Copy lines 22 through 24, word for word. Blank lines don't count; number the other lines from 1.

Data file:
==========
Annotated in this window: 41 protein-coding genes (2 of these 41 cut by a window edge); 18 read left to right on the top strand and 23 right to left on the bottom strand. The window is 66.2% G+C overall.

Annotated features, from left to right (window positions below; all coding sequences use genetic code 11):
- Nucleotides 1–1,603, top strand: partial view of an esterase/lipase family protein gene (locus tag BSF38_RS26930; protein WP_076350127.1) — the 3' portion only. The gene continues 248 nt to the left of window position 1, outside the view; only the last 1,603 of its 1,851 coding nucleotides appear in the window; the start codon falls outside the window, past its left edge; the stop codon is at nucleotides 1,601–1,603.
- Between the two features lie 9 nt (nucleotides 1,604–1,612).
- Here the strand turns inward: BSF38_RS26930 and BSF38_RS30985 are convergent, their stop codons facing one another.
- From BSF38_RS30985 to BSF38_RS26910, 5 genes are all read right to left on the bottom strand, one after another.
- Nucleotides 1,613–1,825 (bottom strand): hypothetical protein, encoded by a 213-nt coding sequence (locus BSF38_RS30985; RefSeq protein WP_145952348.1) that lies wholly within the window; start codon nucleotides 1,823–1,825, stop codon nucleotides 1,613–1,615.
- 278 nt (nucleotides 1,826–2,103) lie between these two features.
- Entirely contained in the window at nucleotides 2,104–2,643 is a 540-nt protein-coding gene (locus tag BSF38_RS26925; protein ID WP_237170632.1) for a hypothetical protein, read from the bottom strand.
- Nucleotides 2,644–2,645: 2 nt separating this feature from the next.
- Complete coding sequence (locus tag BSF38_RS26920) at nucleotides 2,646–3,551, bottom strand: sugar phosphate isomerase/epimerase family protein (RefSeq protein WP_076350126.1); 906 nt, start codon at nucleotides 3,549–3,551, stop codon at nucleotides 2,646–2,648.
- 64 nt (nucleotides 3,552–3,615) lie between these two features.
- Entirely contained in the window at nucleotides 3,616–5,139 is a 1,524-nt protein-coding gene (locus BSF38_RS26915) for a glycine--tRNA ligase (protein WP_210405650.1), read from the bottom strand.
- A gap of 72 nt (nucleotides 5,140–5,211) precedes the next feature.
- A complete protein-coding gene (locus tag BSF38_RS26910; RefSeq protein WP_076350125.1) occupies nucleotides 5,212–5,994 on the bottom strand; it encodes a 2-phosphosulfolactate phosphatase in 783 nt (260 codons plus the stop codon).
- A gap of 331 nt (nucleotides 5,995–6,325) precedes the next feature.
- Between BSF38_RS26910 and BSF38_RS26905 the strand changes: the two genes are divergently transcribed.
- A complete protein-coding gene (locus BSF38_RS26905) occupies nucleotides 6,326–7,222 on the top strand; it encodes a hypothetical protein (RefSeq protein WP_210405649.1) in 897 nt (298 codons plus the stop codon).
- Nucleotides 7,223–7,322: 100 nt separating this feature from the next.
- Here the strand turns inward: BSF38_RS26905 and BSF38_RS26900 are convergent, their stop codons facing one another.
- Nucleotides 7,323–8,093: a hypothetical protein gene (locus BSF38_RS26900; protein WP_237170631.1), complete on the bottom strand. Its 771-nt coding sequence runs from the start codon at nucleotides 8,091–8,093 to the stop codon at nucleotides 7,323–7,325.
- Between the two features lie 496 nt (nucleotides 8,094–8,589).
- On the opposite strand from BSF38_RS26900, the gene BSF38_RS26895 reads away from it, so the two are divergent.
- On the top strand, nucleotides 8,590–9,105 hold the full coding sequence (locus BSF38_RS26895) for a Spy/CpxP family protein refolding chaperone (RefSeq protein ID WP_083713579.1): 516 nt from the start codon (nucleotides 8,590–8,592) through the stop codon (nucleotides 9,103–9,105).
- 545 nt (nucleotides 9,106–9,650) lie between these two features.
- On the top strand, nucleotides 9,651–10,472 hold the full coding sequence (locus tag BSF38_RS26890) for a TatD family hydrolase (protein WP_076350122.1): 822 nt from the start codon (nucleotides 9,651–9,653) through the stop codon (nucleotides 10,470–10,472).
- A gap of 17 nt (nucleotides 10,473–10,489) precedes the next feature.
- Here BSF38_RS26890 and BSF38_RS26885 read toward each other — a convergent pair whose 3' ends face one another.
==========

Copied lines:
- Between the two features lie 496 nt (nucleotides 8,094–8,589).
- On the opposite strand from BSF38_RS26900, the gene BSF38_RS26895 reads away from it, so the two are divergent.
- On the top strand, nucleotides 8,590–9,105 hold the full coding sequence (locus BSF38_RS26895) for a Spy/CpxP family protein refolding chaperone (RefSeq protein ID WP_083713579.1): 516 nt from the start codon (nucleotides 8,590–8,592) through the stop codon (nucleotides 9,103–9,105).